For all of the bands and styles represented on this album, I think that the influence of Megadeth is the most noticeable. It sounds like Chaos to Forms could have been an album written between So Far, So Good…So What! and Rust in Peace. While Chaos to Forms doesn’t sound explicitly like those aforementioned albums, it carries traits of what Megadeth was known for: straight-forward thrash riffs with lead flourishes (“Cradle Robber”) and ripping leads that pull heavily from the pentatonic and blues family of scales (“Cretin” and “No Funeral”). I don’t think that Mustaine could ever write a song like “Harlot” – anthemic, mosh-pit-ready-thrash metal until the funky bass and 70s-porno-wah guitar hit the ears near the end. That is something I love about this band, they know how to thrash with the best of them and are not afraid to take some very unorthodox chances with the song.
Which is interesting, considering that their previous album, Existence is Futile, is a more straightforward thrash metal record showing off the virtuosic talents of lead guitarist, David Davidson. Perhaps since it was their major label debut they decided to play it safe and after getting the praise for that album, decided to really let their influences be noticed on their musical sleeves.
For all the hardships that face a band nowadays, I think that Revocation will be able to survive, especially since they’re garnering attention on major tours. If you enjoy the finer things in life, such as thrash and death metal, and some funky bass, then you owe it to yourself to enjoy Chaos to Form.
Originally posted on Teeth of the Divine.
Revocation is one of the more experienced metal acts amongst the ever-growing list of newer bands from this "New Wave of Thrash Metal" that we have witnessed and join ranks with their brethren Evile, Warbringer, Municipal Waste, etc. They stand out from the common rabble with their highly technical mixture of thrash and death metal that feels right at home with fans of either of the aforementioned genres. Revocation populates this fusion with fun riffs, catchy-as-hell solos, and twists in both tempo and rhythm that make their songs extremely memorable. Their third album, Chaos Of Forms, is by no means a departure from this winning formula, however gang-shouted choruses and a failed last quarter of the album take away from the overall experience.
The album starts out with the stand out (yet standard for Revocation) track, Cretin. The song starts out with a sonic riff that eventually ascends into a rhythmic and technical paradise with all instruments at top performance. Once that ends, we start to hear some of the new additions to the sound on this album with the next track, Craddle Robber. Half of the song's chorus is this gang-shouted, clean style singing method that initially sounds strange and out of place, but is eventually tolerated after a few listens. The next two tracks start out with some bland riffs that at first kill the mood, but eventually redeem themselves after their respective intros. However, the album loses some steam with the fifth song, Conjuring The Cataclysm. It quickly lets the listener down after its epic intro with mid-paced riffs and more gang shouts. By the end of that song, however, one of the best songs that Revocation has written, No Funeral, begins to play - commence uncontrollable thrashing. The next two tracks are great with the title song topping the two. Chaos of Forms is by far one of the most complex tunes that I have ever had the pleasure of hearing. The first half of the song contains over the top technicality and memorable songwriting while the second half sounds like something you would hear from Exivious.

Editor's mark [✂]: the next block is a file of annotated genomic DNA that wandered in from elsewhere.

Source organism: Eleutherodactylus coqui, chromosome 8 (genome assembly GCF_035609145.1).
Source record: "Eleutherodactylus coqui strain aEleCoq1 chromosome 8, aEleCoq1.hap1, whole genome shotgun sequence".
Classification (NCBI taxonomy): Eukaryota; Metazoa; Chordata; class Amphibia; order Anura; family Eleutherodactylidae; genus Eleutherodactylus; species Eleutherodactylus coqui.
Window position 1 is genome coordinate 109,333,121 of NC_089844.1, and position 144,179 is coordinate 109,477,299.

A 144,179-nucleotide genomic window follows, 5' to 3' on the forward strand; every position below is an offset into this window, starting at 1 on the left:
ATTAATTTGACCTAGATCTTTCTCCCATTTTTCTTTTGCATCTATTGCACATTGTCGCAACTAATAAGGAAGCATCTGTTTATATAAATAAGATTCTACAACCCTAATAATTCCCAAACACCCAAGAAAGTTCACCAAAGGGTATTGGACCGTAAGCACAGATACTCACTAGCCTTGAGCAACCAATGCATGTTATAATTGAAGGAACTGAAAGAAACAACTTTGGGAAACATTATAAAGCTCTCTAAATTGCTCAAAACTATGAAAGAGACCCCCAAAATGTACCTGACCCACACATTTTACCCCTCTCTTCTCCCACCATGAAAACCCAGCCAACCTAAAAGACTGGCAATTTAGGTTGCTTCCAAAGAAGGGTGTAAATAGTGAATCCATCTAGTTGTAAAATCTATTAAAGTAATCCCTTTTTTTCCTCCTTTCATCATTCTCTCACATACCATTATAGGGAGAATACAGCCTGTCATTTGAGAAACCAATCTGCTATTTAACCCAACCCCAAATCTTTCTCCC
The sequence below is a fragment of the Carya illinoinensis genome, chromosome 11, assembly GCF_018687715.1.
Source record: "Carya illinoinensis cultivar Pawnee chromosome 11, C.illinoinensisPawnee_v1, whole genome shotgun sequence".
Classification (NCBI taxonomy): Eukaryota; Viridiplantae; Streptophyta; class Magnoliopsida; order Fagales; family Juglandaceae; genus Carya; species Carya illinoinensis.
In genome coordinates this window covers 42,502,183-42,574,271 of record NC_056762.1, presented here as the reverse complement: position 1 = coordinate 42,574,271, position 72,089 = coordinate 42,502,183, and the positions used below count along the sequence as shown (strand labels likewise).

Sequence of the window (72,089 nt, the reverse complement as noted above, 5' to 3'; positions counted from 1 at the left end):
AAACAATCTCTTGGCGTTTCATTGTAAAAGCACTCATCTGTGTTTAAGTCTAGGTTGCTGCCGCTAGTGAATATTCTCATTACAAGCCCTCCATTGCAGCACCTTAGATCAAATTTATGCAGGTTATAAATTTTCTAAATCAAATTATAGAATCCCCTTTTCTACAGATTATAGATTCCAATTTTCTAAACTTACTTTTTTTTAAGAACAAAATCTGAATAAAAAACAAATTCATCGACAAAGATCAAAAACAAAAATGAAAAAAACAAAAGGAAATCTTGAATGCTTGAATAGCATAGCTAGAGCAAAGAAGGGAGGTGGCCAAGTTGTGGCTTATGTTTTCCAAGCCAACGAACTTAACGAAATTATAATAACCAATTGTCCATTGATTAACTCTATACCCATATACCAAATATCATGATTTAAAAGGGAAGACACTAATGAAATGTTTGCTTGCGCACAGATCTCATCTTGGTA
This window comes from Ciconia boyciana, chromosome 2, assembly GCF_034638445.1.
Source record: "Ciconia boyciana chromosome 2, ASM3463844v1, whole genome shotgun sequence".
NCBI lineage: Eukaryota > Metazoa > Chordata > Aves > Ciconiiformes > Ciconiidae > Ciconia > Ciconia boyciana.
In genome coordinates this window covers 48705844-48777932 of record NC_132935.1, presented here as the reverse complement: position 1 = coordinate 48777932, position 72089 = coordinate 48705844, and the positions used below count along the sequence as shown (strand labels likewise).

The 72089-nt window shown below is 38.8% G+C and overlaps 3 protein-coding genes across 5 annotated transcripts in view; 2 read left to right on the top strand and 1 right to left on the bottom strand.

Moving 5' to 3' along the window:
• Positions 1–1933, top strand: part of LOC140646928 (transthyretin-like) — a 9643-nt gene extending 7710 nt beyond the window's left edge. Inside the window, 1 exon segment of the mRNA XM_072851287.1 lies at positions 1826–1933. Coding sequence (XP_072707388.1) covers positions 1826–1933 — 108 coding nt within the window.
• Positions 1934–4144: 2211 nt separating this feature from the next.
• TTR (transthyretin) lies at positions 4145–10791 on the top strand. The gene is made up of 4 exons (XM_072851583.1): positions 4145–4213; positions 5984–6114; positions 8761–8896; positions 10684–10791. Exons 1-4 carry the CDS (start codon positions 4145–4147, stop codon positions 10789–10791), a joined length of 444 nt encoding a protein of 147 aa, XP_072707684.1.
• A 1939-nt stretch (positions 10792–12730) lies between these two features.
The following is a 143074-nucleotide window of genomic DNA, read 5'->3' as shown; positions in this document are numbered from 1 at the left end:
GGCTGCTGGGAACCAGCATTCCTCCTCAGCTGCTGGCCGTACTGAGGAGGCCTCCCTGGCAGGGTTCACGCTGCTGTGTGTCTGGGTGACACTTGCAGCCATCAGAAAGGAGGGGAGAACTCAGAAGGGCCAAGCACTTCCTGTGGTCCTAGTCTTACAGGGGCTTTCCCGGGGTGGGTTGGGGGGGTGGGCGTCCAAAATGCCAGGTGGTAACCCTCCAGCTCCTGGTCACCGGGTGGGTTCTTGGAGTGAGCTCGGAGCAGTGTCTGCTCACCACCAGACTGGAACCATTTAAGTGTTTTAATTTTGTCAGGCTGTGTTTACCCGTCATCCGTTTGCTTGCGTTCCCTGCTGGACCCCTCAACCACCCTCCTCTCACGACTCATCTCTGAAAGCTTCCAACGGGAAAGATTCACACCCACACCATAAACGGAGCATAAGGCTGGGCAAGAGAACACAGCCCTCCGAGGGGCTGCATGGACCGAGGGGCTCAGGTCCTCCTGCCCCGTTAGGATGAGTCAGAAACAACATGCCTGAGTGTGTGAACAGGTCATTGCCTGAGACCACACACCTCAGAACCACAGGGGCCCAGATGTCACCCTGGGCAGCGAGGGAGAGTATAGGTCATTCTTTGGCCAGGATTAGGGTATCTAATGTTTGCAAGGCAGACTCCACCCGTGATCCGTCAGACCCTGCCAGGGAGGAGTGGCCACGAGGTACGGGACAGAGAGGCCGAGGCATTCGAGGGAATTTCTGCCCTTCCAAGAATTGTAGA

After this, the album pretty much loses any momentum with 3 of the last 4 songs, the exception being Beloved Horrifier. They have the fun 'n catchy riffing privy to other Revocation songs, but don't contain enough flair to maintain much presence. This is what essentially kills the album and is exactly what happened to their previous album. Great song after great song would play with one or two mishaps and then BAM! Flatline. The last 3 songs are total crap and feel like filler, so dense with BS that they naturally fell to the bottom of the list.
While this album is good, it certainly could have used some improvement. The gang shouts could have been left out/replaced and the last few songs should have been cut entirely. Aside from these hitches though, its a pretty damn good effort and would not be a bad starting point if you're looking to get into the band. Potential listeners would be better off with first listening to either "Empire Of The Obscene" or "Existence Is Futile", however.
I was very fond of Revocation's sophomore effort Existence is Futile, and I remember saying that the band had the potential to be better. Potential I thought would have been realized on the all-important third album Chaos of Forms. Prior to release I was impatiently awaiting the album with salivating enthusiasm, the artwork was fucking cool, with the logo looking very Ride the Lightning, and the lead-off track "Cradle Robber" happened to cleave my head right down the middle. Sadly, listening to the finished product, I don't think they quite cut it this time around.